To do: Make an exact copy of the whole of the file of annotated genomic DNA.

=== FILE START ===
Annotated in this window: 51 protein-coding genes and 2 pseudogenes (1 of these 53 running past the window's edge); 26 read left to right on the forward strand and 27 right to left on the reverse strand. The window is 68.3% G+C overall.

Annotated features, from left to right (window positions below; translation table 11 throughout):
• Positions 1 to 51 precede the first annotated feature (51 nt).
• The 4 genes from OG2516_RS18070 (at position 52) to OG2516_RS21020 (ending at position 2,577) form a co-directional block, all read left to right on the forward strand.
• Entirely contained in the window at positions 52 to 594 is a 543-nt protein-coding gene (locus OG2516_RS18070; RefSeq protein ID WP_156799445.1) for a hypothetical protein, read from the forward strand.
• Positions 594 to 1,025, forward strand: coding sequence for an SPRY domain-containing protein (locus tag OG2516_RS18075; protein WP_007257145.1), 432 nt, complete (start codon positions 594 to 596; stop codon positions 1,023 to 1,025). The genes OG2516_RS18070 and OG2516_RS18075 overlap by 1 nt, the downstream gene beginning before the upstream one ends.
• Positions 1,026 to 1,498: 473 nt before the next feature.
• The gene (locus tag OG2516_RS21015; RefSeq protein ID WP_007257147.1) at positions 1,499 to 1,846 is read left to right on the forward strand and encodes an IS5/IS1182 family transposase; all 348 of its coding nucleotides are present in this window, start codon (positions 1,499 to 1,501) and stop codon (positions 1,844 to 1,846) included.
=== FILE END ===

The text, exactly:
Annotated in this window: 51 protein-coding genes and 2 pseudogenes (1 of these 53 running past the window's edge); 26 read left to right on the forward strand and 27 right to left on the reverse strand. The window is 68.3% G+C overall.

Annotated features, from left to right (window positions below; translation table 11 throughout):
• Positions 1 to 51 precede the first annotated feature (51 nt).
• The 4 genes from OG2516_RS18070 (at position 52) to OG2516_RS21020 (ending at position 2,577) form a co-directional block, all read left to right on the forward strand.
• Entirely contained in the window at positions 52 to 594 is a 543-nt protein-coding gene (locus OG2516_RS18070; RefSeq protein ID WP_156799445.1) for a hypothetical protein, read from the forward strand.
• Positions 594 to 1,025, forward strand: coding sequence for an SPRY domain-containing protein (locus tag OG2516_RS18075; protein WP_007257145.1), 432 nt, complete (start codon positions 594 to 596; stop codon positions 1,023 to 1,025). The genes OG2516_RS18070 and OG2516_RS18075 overlap by 1 nt, the downstream gene beginning before the upstream one ends.
• Positions 1,026 to 1,498: 473 nt before the next feature.
• The gene (locus tag OG2516_RS21015; RefSeq protein ID WP_007257147.1) at positions 1,499 to 1,846 is read left to right on the forward strand and encodes an IS5/IS1182 family transposase; all 348 of its coding nucleotides are present in this window, start codon (positions 1,499 to 1,501) and stop codon (positions 1,844 to 1,846) included.